The Unexpected Fruit That Can Help Lower Your High Cholesterol

If your yearly blood draw shows an increase in your LDL, or "bad," cholesterol, your doctor might recommend dietary changes as the first line of defense against future health problems. While the body needs cholesterol, too much of it can lead to the buildup of plaque along the artery walls. Eventually, this can increase one's risk for stroke or heart attack over time. According to the Cleveland Clinic, we want our total cholesterol levels to fall below a measurement of 200. A healthy LDL cholesterol measurement is one that falls below 100 and we want to see an HDL cholesterol measurement ("good" cholesterol) of 60 or higher.

According to 2022 survey research published in Current Developments in Nutrition, over 11% of adults in the U.S. ages 20 and older were found to have high cholesterol between the years of 2013 and 2018. Diet plays a large part in our cholesterol levels. Foods high in saturated fat (or unhealthy fat) can elevate bad cholesterol levels, while veggies, whole grains, and fruit can help us maintain healthy levels of cholesterol. When it comes to fruit specifically, we have good news for you if you're a fan of figs.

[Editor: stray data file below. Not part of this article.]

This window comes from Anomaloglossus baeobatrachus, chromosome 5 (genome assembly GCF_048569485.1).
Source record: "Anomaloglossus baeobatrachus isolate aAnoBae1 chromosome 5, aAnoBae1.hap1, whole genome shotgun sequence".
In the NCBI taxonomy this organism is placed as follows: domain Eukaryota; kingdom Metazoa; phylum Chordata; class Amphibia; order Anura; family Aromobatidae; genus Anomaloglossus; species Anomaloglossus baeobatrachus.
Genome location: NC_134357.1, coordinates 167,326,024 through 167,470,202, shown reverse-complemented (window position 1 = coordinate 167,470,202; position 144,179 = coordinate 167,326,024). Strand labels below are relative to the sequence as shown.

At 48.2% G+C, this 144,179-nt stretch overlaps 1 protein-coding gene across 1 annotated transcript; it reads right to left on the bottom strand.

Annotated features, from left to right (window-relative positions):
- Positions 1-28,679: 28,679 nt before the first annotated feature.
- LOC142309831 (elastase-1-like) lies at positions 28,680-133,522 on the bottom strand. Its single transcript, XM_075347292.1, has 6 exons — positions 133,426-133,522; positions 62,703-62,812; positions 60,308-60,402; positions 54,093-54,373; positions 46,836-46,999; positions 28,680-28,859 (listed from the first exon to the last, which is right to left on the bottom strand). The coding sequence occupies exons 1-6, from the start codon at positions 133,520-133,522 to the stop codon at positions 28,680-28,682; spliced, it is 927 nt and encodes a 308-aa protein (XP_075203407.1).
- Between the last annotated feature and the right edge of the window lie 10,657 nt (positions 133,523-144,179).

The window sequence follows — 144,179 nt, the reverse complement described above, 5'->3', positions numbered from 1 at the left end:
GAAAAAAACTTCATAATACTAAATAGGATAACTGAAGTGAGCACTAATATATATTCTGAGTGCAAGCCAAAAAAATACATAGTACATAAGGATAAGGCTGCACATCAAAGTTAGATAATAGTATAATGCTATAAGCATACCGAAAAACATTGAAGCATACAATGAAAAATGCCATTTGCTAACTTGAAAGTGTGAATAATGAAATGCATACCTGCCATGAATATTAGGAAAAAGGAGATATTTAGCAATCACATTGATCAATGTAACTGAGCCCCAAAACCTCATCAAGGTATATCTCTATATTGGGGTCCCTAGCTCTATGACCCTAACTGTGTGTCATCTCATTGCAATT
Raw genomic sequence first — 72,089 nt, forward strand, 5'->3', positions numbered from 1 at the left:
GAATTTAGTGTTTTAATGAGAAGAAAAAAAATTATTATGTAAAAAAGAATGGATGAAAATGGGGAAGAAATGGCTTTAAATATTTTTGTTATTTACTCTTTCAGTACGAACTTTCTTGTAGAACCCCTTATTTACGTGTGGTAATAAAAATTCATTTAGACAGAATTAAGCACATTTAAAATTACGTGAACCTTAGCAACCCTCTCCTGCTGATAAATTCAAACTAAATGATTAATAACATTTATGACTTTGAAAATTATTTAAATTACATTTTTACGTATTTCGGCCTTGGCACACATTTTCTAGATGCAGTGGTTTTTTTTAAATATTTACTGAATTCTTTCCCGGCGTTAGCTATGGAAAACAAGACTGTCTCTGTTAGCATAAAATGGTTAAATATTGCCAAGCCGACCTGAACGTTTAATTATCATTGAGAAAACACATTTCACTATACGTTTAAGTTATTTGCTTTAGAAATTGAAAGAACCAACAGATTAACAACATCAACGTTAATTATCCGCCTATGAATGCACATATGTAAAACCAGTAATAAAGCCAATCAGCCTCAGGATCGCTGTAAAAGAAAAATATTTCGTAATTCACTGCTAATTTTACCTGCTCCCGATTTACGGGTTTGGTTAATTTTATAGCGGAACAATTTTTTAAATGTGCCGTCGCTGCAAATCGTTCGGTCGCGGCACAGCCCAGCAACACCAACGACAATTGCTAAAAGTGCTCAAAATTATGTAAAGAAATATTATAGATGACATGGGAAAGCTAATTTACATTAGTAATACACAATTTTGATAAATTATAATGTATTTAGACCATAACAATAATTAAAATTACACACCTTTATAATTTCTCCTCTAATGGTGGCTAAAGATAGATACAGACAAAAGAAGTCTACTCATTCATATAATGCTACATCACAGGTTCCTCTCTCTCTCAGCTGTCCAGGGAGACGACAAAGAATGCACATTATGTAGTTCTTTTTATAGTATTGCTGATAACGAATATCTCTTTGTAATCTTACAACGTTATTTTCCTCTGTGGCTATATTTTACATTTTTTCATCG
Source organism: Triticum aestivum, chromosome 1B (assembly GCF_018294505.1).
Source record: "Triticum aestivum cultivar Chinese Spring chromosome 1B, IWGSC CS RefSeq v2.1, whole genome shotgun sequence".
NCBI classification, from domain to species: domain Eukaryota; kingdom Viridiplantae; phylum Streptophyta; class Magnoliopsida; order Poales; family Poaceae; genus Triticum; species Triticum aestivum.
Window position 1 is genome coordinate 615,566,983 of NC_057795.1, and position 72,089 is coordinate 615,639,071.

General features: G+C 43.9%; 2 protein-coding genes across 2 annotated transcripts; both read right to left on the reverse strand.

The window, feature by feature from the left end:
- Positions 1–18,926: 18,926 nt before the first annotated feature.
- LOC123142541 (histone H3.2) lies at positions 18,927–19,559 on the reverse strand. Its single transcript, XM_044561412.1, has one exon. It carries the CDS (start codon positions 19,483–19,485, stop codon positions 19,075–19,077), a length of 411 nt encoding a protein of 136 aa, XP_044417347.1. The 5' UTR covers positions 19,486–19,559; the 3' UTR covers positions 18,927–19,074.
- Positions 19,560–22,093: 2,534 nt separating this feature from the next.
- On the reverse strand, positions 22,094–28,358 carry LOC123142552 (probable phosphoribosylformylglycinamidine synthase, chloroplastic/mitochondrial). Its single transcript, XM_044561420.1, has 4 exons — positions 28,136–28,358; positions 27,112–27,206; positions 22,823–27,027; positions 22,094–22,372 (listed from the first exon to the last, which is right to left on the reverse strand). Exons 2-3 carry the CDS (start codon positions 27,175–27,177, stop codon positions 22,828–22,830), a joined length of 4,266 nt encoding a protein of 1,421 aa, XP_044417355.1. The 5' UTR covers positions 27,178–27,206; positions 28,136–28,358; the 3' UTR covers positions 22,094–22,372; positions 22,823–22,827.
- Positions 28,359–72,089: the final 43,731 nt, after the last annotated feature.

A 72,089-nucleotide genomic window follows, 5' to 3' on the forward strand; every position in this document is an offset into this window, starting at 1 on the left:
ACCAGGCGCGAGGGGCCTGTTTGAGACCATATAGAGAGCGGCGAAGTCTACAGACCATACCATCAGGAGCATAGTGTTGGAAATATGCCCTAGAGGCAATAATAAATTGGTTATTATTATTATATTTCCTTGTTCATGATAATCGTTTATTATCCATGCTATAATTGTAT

The fiber content in figs may help lower bad cholesterol

Appearing purple or green in color, these sweet fruits contain a fair amount of fiber. In one medium-sized raw fig, the U.S. Department of Agriculture (USDA) reports that you'll find 1.45 grams of fiber. In 1 cup of dried figs, this number jumps to 15.7 grams (via USDA). However, dried figs also come with a lot more calories and sugar than raw figs so they are best consumed in moderation.

It's the soluble fiber content in figs that may benefit our cholesterol. According to 2019 research published in the scientific journal Nutrients, consumption of soluble fiber has been linked with reductions in LDL cholesterol. The reason being is that soluble fiber cannot be digested by the body. Instead, it absorbs cholesterol — subsequently reducing the amount of cholesterol being absorbed by the liver — and is then expelled from the body as waste.

Some research shows mixed results regarding figs and cholesterol

On the other hand, some research hasn't shown fig consumption to be an effective means of lowering LDL cholesterol. Researchers from a 2011 study published in the Annals of Nutrition & Metabolism looked at whether or not eating dried figs would produce any changes in the lipid concentrations of patients with high cholesterol. In one group, participants ate 120 grams of dried California Mission figs each day for five weeks in addition to their normal everyday diet. The other group stuck with their regular diet without the addition of figs. The groups then switched dietary conditions for the next five weeks. No LDL cholesterol-lowering effects were observed in connection with eating figs, but total cholesterol levels did appear to increase.

Eating a well-rounded diet is important when it comes to lowering our cholesterol. Although the research is mixed, eating figs may potentially support this goal — along with oats, eggplant, lentils, strawberries, soy, salmon, and more.